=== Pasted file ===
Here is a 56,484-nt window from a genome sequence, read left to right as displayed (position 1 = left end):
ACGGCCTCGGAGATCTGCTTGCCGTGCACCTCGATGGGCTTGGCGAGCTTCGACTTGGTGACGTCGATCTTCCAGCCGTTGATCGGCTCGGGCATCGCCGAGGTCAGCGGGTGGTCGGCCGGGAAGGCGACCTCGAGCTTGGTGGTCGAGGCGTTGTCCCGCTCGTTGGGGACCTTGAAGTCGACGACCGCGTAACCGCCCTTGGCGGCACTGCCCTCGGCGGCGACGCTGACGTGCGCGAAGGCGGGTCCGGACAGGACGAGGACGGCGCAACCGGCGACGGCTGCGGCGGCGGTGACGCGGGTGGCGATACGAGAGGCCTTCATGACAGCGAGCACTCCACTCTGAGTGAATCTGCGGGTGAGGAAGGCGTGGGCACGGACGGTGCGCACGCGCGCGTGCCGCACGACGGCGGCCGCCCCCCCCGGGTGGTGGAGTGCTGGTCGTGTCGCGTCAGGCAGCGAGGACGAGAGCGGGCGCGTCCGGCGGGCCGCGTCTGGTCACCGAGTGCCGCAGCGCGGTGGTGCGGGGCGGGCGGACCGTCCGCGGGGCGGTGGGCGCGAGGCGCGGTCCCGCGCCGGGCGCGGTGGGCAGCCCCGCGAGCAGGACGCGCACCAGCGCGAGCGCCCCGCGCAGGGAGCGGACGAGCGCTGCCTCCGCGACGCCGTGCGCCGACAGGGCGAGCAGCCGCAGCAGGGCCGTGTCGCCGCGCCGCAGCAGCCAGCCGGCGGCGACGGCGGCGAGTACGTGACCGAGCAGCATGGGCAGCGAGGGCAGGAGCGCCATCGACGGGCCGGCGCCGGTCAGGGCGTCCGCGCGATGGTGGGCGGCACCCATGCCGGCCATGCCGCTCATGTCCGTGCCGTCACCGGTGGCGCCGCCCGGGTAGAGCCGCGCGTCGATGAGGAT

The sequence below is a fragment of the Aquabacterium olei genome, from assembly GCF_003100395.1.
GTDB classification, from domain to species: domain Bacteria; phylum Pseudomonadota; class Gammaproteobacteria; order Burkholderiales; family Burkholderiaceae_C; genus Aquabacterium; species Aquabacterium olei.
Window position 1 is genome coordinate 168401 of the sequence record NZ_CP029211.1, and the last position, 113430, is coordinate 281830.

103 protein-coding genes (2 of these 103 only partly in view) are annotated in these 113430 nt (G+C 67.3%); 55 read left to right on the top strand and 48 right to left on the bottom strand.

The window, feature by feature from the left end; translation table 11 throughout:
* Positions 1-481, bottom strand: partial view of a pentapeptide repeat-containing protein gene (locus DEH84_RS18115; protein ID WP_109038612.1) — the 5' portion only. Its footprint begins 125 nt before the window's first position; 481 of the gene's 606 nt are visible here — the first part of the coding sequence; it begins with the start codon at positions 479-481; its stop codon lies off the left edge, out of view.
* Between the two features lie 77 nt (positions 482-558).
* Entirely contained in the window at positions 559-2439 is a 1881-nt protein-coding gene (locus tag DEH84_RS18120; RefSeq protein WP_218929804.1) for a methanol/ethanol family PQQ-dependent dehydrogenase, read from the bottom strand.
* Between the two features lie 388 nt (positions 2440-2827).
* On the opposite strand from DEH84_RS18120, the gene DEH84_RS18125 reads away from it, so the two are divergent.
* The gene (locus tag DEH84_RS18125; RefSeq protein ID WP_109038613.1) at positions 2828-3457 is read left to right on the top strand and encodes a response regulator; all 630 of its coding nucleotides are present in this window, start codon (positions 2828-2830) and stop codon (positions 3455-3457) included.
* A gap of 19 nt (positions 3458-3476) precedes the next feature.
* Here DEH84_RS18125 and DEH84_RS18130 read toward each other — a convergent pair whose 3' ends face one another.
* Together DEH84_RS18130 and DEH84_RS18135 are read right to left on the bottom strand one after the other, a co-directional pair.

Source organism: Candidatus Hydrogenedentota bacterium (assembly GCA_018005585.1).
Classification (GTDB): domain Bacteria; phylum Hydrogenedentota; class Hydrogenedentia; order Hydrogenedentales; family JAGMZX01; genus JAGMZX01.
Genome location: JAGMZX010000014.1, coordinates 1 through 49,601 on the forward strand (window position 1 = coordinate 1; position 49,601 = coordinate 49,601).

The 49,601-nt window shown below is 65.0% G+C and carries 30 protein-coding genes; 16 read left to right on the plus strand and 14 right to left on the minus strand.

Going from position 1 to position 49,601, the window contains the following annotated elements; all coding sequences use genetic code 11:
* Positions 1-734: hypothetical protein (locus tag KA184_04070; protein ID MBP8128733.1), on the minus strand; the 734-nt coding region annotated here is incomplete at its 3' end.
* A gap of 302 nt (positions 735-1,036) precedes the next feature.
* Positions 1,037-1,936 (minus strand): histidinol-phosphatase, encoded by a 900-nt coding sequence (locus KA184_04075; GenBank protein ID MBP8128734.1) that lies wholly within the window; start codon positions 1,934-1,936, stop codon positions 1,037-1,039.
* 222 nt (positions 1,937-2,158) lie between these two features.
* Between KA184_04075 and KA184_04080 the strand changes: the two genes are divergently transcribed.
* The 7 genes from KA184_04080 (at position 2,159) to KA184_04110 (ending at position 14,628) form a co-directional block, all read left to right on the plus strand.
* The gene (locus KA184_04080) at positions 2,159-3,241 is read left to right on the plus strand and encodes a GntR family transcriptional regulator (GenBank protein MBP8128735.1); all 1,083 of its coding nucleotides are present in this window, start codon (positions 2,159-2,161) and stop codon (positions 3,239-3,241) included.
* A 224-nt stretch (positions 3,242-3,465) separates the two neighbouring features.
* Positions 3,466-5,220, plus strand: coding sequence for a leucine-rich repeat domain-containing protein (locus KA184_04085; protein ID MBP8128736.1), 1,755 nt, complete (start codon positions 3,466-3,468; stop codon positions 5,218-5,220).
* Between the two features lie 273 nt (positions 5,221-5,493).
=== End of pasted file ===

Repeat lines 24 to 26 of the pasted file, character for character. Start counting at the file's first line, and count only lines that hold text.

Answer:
* Positions 1,037-1,936 (minus strand): histidinol-phosphatase, encoded by a 900-nt coding sequence (locus KA184_04075; GenBank protein ID MBP8128734.1) that lies wholly within the window; start codon positions 1,934-1,936, stop codon positions 1,037-1,039.
* 222 nt (positions 1,937-2,158) lie between these two features.
* Between KA184_04075 and KA184_04080 the strand changes: the two genes are divergently transcribed.